By all indications, it looks like oil drilling is back to normal and rig owners are raking in cash again. A year after the Deepwater Horizon oil spill affected drilling in the Gulf of Mexico and turned the industry on its head, business has returned.
During the third quarter, Noble (NYS: NE) revenue rose 20% to $737.9 million as utilization of the company's rigs picked up. Earnings jumped to $135 million, or $0.53 per share, from $54 million a year ago. Going forward, 81% of available rig days were under contract for the rest of 2011, compared to 72% last year.
The company is also expanding capabilities to meet demand for deepwater rigs. Options for two high-specification jackup rigs were exercised and another ultra-deepwater drillship was ordered from Hyundai Heavy Industries during the quarter. Rig owners like Noble, SeaDrill (NYS: SDRL) , and Transocean (NYS: RIG) are ordering deepwater rigs at a fast rate to fill demand around the world.
Rinse and repeat
The improvements at Noble were echoed at Diamond Offshore (NYS: DO) , where revenue rose 9.8% to $878.2 million and earnings jumped 29.4% to $256.9 million. That translates to earnings per share of $1.85 and analysts were only expecting $1.48 per share, but still the market hasn't gotten too excited.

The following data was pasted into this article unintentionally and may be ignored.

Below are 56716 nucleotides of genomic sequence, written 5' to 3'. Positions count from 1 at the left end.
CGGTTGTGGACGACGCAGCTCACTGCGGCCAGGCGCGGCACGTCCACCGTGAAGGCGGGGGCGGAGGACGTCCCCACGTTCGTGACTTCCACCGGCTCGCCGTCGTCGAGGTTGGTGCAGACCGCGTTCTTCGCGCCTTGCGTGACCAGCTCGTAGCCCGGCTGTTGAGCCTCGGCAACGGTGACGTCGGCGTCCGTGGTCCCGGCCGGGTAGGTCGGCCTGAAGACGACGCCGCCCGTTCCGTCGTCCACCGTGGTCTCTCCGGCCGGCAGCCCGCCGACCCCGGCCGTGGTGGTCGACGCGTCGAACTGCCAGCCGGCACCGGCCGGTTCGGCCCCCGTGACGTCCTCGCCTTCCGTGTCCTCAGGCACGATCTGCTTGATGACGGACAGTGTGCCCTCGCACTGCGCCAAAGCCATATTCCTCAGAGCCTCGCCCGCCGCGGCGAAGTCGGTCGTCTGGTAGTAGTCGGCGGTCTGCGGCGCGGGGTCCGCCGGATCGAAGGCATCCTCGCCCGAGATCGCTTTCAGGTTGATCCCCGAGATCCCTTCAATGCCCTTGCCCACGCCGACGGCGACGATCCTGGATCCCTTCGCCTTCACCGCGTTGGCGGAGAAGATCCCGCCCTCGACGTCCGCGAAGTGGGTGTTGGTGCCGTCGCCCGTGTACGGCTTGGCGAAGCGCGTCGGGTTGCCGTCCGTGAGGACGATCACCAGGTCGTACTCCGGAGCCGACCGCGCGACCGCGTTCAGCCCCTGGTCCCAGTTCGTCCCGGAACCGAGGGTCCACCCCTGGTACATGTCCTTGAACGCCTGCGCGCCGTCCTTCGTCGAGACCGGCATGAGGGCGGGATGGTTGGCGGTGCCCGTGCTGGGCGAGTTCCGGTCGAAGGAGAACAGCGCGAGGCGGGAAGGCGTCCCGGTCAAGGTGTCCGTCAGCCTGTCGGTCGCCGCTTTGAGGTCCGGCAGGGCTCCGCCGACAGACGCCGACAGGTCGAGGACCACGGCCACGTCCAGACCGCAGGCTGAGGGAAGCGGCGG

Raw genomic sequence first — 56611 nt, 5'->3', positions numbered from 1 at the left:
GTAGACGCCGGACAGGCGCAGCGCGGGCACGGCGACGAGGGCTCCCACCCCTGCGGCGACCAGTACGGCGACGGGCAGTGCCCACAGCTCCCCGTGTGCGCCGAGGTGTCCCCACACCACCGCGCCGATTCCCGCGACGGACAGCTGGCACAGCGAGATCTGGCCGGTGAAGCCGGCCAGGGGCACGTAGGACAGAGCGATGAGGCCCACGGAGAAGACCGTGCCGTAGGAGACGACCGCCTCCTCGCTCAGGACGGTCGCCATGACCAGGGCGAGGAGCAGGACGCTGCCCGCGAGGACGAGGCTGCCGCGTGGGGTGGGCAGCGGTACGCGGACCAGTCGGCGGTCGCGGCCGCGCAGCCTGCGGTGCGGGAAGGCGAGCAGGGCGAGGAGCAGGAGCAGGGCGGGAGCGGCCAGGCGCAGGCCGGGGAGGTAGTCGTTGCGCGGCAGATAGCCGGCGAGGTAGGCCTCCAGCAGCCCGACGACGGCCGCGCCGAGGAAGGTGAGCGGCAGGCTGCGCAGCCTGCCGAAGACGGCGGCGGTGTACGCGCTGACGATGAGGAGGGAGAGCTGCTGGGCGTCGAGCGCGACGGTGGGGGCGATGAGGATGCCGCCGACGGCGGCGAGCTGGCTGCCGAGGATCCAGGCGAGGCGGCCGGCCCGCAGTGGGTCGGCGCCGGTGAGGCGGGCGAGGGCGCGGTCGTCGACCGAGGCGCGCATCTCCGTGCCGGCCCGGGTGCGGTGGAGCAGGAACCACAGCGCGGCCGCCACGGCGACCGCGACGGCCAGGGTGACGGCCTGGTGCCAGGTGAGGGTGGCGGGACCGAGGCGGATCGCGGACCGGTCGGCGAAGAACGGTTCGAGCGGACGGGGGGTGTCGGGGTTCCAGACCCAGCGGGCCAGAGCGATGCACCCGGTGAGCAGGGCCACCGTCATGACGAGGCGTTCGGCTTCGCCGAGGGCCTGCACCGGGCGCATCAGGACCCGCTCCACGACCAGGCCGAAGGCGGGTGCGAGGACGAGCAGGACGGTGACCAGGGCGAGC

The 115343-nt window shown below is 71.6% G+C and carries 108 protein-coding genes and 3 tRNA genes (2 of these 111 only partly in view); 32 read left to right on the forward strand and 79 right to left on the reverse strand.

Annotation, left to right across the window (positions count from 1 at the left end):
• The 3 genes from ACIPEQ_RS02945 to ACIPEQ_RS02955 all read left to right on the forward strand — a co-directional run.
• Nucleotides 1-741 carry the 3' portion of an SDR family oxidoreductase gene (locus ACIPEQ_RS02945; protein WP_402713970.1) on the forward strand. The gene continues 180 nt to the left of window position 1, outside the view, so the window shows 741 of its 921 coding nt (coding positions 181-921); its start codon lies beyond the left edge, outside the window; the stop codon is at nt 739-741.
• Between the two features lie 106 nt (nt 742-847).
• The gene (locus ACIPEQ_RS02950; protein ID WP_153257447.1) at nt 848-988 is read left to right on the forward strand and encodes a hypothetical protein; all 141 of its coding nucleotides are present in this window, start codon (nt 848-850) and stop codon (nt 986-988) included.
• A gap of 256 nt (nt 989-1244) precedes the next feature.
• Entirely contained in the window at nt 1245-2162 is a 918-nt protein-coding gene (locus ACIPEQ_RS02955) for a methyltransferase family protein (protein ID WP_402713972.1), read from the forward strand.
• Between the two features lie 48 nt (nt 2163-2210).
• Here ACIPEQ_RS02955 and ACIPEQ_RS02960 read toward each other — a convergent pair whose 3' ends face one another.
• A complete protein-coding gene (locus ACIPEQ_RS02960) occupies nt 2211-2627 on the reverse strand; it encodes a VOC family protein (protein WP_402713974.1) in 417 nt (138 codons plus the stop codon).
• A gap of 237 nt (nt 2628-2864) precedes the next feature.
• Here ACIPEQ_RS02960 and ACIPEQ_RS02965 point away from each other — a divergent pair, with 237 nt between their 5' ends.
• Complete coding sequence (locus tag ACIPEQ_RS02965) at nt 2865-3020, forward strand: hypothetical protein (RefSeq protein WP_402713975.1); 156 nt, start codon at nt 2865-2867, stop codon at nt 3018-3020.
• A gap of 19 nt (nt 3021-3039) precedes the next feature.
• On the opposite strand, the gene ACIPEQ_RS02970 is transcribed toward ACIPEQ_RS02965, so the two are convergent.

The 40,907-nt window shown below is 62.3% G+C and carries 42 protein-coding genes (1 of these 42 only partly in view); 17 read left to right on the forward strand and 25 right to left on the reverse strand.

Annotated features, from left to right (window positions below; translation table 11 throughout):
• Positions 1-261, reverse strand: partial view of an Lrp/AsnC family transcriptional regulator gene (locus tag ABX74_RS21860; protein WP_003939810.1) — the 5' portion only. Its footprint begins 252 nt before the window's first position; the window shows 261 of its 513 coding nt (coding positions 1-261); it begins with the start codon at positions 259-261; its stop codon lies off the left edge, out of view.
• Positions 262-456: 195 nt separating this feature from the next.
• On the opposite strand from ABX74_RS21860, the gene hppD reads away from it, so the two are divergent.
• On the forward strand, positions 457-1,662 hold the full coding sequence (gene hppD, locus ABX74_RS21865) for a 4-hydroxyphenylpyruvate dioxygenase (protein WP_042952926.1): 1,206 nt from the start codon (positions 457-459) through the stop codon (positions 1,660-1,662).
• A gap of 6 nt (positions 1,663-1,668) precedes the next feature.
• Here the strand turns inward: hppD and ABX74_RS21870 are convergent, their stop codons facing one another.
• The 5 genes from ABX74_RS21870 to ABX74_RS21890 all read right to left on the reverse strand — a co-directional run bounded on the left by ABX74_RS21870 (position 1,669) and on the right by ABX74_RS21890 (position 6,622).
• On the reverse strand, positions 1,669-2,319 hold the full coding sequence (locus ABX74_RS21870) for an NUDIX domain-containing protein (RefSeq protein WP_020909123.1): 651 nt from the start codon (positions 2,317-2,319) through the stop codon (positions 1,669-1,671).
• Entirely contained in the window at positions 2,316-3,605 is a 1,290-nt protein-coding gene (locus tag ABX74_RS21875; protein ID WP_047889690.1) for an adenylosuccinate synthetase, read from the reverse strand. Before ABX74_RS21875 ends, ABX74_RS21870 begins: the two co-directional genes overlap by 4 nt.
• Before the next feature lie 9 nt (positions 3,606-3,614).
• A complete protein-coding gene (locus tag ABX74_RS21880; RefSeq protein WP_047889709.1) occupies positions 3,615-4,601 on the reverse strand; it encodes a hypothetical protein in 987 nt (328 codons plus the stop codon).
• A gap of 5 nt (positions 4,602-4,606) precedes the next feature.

It's all about the oil
The only problem I see with oil drillers right now is the relatively low price of oil. Today oil is trading around $85/barrel, a far cry from a few months ago when oil traded above $110/barrel. For this industry to maintain its growth, oil prices need to at least stop their decline of the past few months. If that happens or oil begins to rise, as I've predicted, I think oil drillers are in a perfect position to capture even more business.
At the time thisarticle was published Fool contributor Travis Hoium does not have a position in any company mentioned. You can follow Travis on Twitter at @FlushDrawFool, check out his personal stock holdings or follow his CAPS picks at TMFFlushDraw.The Motley Fool owns shares of Transocean and Noble. Try any of our Foolish newsletter services free for 30 days. We Fools may not all hold the same opinions, but we all believe that considering a diverse range of insights makes us better investors. The Motley Fool has a disclosure policy.
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